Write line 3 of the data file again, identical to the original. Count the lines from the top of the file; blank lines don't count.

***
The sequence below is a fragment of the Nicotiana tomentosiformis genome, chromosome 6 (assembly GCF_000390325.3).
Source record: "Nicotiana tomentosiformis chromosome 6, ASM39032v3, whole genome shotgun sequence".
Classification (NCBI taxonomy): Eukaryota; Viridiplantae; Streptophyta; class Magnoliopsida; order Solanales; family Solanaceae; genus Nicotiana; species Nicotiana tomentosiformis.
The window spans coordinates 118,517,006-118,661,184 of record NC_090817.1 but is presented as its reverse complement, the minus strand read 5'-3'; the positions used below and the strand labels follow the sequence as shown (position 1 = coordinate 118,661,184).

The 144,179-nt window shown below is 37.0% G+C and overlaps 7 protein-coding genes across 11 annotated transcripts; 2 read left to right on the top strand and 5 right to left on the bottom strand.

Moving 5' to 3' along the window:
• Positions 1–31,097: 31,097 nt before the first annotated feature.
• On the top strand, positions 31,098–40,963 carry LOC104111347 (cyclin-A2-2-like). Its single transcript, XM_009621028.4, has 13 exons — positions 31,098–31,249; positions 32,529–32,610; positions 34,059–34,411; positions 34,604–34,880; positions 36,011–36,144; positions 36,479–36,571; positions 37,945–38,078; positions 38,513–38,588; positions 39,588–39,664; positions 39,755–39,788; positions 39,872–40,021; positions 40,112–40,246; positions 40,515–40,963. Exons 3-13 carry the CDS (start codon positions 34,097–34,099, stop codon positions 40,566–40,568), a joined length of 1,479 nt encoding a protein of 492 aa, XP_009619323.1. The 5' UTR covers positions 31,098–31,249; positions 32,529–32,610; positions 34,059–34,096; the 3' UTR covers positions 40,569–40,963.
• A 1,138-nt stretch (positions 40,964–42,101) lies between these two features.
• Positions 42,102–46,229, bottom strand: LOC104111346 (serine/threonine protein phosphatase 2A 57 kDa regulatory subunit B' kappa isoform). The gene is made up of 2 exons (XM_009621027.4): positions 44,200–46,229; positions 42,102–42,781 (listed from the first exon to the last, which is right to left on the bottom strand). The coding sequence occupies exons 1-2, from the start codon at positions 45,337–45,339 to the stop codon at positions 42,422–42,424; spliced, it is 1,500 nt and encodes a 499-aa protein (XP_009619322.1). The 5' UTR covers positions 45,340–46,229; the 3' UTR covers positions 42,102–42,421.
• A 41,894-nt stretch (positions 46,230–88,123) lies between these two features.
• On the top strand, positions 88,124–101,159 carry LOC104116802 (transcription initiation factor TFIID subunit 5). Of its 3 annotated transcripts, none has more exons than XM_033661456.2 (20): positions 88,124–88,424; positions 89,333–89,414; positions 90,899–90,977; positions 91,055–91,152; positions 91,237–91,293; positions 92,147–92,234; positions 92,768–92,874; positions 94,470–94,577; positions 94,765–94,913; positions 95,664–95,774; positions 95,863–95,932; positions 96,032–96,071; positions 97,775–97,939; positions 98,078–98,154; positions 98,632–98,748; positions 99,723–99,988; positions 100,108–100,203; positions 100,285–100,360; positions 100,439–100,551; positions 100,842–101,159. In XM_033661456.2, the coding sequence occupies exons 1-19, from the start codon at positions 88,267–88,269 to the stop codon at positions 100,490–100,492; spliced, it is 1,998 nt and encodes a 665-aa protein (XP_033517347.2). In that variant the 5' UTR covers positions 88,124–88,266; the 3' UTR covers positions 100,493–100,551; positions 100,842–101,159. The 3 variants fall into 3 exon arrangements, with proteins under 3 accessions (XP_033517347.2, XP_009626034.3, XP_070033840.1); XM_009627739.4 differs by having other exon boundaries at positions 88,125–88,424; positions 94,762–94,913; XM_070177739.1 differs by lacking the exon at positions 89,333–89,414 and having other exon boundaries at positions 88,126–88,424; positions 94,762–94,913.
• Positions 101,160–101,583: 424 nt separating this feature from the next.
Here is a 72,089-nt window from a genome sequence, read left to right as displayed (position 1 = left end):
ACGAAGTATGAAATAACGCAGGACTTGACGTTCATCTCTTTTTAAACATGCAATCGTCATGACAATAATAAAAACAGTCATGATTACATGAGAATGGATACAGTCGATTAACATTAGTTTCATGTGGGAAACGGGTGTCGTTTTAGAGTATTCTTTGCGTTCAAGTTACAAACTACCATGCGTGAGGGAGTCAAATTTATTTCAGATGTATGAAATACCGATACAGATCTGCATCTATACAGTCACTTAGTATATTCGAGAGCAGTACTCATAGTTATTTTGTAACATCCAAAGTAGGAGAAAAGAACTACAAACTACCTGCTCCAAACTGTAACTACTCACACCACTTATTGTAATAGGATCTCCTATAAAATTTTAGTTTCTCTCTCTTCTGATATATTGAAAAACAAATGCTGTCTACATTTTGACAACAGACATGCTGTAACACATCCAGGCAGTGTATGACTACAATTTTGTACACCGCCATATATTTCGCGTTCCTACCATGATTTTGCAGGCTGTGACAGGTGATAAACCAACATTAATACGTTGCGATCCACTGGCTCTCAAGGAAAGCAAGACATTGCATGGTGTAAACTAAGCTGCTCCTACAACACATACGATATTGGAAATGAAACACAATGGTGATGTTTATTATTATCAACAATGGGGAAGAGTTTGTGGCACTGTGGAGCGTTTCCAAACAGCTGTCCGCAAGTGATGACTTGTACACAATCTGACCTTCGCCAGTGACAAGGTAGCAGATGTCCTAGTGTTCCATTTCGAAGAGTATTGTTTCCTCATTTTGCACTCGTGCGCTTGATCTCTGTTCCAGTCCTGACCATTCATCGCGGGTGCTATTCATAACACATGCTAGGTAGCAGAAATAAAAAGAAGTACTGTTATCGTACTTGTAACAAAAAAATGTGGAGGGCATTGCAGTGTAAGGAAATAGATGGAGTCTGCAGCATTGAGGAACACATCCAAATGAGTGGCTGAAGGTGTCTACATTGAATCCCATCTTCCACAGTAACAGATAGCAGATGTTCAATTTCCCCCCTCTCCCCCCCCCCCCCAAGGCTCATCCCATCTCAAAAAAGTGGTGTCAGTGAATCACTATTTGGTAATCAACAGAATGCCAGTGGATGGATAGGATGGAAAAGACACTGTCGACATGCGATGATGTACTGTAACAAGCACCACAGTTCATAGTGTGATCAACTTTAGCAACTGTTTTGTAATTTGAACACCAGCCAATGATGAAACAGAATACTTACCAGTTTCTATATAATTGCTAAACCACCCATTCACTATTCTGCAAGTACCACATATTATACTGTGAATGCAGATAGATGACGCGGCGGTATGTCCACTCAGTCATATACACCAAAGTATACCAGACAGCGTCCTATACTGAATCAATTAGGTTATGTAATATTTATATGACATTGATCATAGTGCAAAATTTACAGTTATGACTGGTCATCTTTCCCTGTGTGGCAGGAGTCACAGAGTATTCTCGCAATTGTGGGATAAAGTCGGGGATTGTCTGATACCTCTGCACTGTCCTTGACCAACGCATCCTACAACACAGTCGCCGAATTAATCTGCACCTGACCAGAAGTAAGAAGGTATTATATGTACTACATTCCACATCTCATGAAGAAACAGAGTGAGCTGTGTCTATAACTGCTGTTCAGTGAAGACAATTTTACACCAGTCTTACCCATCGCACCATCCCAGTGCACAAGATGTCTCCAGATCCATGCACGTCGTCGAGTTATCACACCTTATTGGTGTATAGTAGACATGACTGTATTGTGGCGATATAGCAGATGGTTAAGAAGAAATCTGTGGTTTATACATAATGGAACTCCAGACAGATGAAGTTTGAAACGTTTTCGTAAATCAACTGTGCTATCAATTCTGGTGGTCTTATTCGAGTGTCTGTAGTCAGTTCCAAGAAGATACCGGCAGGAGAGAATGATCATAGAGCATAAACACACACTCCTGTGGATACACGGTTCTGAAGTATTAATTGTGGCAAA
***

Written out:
Classification (NCBI taxonomy): Eukaryota; Viridiplantae; Streptophyta; class Magnoliopsida; order Solanales; family Solanaceae; genus Nicotiana; species Nicotiana tomentosiformis.